The Cost Of Water And Water Markets In Southern California, USA
Free (open access)
W. G. Hamer
It is surprising to learn what people pay for water in Southern California. Of course, it depends on what you need the water for, when you need it, and where it comes from. Rates for the least expensive water, for agricultural use, are $15 (€12) or more per acre-foot (1,230 m3). The highest-cost wholesale water is desalinated seawater at a cost of $800 to $900 per acre-foot (AF). The base treated and untreated water rates for the largest wholesale water purveyor in California, Metropolitan Water District of Southern California, are $371 and $478 per AF (€232 and €300 per 1000 m3). Actual rates paid by water districts for Metropolitan water vary depending on the type of service and the costs to deliver the water to the service location. Residential water rates in California, which include delivery and service charges, averaged $905 per AF in 2005 (€567/1000 m3). The average residential user in 2005 required 0.4 AF (490 m3) of water for the year. Residential water rates have increased over the last 15 years, from approximately $20 (€15) per month in 1991 to approximately $35 (€27) per month in 2005, representing an average annual increase of 3.8%. As the need for reliable water supplies increases so does the cost. Informal and formal water markets are increasing. Markets for permanent water rights and annual water rights have been incorporated into recent legal judgments for groundwater basins in Southern California. Water markets are helping to reduce over pumping of groundwater basins. They promote better planning for droughts, water conservation, and increased water system reliability. Keywords: water cost, water markets, water rates, water supply, California water.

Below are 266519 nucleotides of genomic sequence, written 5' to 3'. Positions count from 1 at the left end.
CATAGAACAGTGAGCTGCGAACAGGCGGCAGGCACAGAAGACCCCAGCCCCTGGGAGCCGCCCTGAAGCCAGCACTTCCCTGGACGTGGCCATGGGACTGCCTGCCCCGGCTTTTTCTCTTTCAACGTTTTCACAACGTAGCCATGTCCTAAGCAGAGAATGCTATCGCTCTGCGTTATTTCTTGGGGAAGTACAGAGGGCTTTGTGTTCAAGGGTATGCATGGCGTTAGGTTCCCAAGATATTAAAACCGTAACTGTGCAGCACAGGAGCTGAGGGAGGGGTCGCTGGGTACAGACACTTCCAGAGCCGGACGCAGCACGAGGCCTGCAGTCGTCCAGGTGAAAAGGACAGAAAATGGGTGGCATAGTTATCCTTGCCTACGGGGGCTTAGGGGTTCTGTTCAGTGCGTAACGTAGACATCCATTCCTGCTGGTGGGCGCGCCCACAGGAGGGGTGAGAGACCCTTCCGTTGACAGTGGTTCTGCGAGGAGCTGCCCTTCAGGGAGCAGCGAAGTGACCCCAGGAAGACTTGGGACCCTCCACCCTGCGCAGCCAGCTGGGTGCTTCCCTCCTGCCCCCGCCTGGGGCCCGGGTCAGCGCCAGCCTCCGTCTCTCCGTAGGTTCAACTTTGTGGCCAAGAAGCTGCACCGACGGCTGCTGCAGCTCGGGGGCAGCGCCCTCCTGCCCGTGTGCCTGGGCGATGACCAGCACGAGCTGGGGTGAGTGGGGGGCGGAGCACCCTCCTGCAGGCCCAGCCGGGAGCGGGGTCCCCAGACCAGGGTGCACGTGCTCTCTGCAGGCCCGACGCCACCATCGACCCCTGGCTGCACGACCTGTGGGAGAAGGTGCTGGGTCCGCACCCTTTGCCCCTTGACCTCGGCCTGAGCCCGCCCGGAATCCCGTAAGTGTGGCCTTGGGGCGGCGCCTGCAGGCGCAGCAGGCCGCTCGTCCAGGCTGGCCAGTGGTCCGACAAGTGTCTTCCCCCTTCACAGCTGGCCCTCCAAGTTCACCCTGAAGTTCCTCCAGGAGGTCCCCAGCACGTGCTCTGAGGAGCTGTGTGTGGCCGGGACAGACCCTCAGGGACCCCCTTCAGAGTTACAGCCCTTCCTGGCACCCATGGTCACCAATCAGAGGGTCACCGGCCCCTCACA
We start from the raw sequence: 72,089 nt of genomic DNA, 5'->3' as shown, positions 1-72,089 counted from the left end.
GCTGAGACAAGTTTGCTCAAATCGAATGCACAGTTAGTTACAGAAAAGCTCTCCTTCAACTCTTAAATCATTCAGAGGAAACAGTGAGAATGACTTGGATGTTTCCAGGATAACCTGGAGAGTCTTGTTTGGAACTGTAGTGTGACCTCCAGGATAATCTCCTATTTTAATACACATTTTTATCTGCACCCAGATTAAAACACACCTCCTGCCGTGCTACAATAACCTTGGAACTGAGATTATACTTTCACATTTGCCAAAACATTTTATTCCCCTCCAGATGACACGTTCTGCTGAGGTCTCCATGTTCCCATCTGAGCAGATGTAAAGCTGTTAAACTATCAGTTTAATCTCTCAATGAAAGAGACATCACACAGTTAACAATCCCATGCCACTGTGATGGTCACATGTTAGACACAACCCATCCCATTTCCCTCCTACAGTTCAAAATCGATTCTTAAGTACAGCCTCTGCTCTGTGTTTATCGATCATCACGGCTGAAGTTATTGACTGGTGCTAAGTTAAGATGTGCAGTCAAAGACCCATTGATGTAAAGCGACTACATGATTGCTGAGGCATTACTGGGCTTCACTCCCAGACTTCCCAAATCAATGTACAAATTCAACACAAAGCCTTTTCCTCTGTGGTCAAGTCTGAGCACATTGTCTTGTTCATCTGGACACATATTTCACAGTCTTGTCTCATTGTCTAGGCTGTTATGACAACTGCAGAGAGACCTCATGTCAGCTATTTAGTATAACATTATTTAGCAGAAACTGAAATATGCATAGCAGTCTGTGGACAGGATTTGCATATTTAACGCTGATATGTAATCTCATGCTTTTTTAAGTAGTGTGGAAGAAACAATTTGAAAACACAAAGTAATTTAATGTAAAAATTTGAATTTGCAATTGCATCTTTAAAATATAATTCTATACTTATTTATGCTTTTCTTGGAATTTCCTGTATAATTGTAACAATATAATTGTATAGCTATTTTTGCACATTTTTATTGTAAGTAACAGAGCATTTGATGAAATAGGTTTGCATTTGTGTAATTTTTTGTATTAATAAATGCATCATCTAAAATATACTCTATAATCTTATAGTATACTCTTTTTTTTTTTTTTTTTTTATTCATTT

water cost, water markets, water rates, water supply, California water.